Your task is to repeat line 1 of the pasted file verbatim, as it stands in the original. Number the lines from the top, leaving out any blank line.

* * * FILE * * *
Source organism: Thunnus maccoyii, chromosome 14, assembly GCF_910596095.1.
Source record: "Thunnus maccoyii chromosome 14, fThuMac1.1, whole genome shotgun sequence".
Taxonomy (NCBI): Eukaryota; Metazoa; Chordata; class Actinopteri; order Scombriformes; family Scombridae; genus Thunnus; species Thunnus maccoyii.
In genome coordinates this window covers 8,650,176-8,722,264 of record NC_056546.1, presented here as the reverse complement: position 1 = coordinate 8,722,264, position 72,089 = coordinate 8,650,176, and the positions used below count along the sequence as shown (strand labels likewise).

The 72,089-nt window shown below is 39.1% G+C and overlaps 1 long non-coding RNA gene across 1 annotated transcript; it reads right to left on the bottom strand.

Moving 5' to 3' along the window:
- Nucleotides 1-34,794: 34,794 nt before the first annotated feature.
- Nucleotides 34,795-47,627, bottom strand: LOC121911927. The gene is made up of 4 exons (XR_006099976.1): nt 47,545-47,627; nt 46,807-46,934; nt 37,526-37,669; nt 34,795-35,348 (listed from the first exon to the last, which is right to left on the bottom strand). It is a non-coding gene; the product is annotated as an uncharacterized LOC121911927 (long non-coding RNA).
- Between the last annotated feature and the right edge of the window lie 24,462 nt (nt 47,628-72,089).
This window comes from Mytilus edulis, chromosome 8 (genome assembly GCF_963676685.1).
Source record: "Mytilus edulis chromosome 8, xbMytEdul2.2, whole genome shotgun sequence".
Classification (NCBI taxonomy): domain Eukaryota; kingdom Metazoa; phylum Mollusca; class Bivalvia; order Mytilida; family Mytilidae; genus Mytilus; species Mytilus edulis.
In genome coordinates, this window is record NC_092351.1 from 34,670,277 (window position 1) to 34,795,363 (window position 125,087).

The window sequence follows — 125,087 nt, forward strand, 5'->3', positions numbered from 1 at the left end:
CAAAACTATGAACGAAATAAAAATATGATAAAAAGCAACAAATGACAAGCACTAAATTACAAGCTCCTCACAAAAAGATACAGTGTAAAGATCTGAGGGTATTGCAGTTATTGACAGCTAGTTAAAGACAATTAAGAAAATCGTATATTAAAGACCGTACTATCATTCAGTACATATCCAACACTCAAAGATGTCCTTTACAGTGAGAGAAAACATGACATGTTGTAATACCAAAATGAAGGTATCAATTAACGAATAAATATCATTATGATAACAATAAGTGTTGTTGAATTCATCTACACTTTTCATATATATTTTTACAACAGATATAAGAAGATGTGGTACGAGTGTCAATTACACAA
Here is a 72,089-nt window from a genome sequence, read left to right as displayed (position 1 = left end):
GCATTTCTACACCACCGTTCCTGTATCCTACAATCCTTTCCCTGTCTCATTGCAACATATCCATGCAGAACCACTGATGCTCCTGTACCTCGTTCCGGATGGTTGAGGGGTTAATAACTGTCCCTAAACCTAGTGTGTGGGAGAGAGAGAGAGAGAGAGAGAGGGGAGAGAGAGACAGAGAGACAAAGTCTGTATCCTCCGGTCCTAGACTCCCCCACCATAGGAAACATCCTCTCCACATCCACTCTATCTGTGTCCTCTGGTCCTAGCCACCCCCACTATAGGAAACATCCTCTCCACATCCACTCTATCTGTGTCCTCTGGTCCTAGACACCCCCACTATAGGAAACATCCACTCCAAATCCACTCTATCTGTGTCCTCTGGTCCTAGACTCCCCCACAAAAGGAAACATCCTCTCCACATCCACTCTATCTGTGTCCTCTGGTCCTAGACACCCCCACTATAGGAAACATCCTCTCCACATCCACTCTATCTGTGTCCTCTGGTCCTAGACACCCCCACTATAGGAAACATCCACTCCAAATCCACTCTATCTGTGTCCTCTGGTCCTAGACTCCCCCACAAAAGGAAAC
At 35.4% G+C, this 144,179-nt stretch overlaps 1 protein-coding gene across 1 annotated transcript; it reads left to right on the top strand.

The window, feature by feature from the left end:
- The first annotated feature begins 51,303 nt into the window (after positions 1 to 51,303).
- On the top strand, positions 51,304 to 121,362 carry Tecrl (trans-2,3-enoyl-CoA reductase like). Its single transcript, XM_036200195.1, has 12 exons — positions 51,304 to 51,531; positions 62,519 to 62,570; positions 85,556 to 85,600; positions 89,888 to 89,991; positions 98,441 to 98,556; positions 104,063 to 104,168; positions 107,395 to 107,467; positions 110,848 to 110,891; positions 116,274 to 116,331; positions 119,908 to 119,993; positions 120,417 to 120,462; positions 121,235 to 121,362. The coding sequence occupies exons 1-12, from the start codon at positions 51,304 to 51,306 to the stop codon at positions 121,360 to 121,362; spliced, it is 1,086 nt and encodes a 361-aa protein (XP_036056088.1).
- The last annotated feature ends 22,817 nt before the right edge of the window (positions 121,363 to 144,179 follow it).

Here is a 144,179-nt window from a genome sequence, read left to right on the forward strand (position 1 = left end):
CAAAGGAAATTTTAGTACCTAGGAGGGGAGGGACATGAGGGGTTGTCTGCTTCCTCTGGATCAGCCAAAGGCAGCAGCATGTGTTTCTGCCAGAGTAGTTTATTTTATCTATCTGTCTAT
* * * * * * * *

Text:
Source organism: Thunnus maccoyii, chromosome 14, assembly GCF_910596095.1.